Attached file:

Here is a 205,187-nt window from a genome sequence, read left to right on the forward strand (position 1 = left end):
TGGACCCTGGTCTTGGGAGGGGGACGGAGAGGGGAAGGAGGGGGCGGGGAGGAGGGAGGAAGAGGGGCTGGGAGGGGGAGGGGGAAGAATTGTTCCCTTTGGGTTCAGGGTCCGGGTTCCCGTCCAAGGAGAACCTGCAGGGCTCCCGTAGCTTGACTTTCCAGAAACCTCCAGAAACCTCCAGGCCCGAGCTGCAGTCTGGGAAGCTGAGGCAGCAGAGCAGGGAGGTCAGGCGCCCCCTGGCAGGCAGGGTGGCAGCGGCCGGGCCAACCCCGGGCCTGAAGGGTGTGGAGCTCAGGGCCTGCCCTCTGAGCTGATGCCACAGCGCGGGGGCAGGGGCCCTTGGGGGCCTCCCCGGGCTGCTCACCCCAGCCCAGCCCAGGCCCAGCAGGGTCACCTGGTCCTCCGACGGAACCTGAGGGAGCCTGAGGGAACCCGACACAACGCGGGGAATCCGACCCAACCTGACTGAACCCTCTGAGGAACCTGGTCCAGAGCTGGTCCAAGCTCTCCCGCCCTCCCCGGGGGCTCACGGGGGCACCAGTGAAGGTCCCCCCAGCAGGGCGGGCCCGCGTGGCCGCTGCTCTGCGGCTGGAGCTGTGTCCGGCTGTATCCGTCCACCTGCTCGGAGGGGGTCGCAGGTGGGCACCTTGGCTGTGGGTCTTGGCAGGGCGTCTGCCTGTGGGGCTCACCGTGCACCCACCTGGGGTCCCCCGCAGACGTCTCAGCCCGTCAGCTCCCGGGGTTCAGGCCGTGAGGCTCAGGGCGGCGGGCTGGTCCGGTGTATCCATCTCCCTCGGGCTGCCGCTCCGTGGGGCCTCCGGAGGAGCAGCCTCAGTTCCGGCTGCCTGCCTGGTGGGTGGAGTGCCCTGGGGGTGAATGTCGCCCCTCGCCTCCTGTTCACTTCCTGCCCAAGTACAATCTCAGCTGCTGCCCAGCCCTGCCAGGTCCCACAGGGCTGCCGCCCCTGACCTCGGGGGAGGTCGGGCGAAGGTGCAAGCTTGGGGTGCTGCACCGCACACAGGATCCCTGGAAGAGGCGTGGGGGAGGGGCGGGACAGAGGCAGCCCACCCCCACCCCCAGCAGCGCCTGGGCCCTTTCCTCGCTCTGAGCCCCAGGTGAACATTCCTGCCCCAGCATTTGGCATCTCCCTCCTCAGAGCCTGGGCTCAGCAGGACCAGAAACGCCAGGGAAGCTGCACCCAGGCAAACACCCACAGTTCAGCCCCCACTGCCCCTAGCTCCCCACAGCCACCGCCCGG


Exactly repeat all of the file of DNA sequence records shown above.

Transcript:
Here is a 205,187-nt window from a genome sequence, read left to right on the forward strand (position 1 = left end):
TGGACCCTGGTCTTGGGAGGGGGACGGAGAGGGGAAGGAGGGGGCGGGGAGGAGGGAGGAAGAGGGGCTGGGAGGGGGAGGGGGAAGAATTGTTCCCTTTGGGTTCAGGGTCCGGGTTCCCGTCCAAGGAGAACCTGCAGGGCTCCCGTAGCTTGACTTTCCAGAAACCTCCAGAAACCTCCAGGCCCGAGCTGCAGTCTGGGAAGCTGAGGCAGCAGAGCAGGGAGGTCAGGCGCCCCCTGGCAGGCAGGGTGGCAGCGGCCGGGCCAACCCCGGGCCTGAAGGGTGTGGAGCTCAGGGCCTGCCCTCTGAGCTGATGCCACAGCGCGGGGGCAGGGGCCCTTGGGGGCCTCCCCGGGCTGCTCACCCCAGCCCAGCCCAGGCCCAGCAGGGTCACCTGGTCCTCCGACGGAACCTGAGGGAGCCTGAGGGAACCCGACACAACGCGGGGAATCCGACCCAACCTGACTGAACCCTCTGAGGAACCTGGTCCAGAGCTGGTCCAAGCTCTCCCGCCCTCCCCGGGGGCTCACGGGGGCACCAGTGAAGGTCCCCCCAGCAGGGCGGGCCCGCGTGGCCGCTGCTCTGCGGCTGGAGCTGTGTCCGGCTGTATCCGTCCACCTGCTCGGAGGGGGTCGCAGGTGGGCACCTTGGCTGTGGGTCTTGGCAGGGCGTCTGCCTGTGGGGCTCACCGTGCACCCACCTGGGGTCCCCCGCAGACGTCTCAGCCCGTCAGCTCCCGGGGTTCAGGCCGTGAGGCTCAGGGCGGCGGGCTGGTCCGGTGTATCCATCTCCCTCGGGCTGCCGCTCCGTGGGGCCTCCGGAGGAGCAGCCTCAGTTCCGGCTGCCTGCCTGGTGGGTGGAGTGCCCTGGGGGTGAATGTCGCCCCTCGCCTCCTGTTCACTTCCTGCCCAAGTACAATCTCAGCTGCTGCCCAGCCCTGCCAGGTCCCACAGGGCTGCCGCCCCTGACCTCGGGGGAGGTCGGGCGAAGGTGCAAGCTTGGGGTGCTGCACCGCACACAGGATCCCTGGAAGAGGCGTGGGGGAGGGGCGGGACAGAGGCAGCCCACCCCCACCCCCAGCAGCGCCTGGGCCCTTTCCTCGCTCTGAGCCCCAGGTGAACATTCCTGCCCCAGCATTTGGCATCTCCCTCCTCAGAGCCTGGGCTCAGCAGGACCAGAAACGCCAGGGAAGCTGCACCCAGGCAAACACCCACAGTTCAGCCCCCACTGCCCCTAGCTCCCCACAGCCACCGCCCGG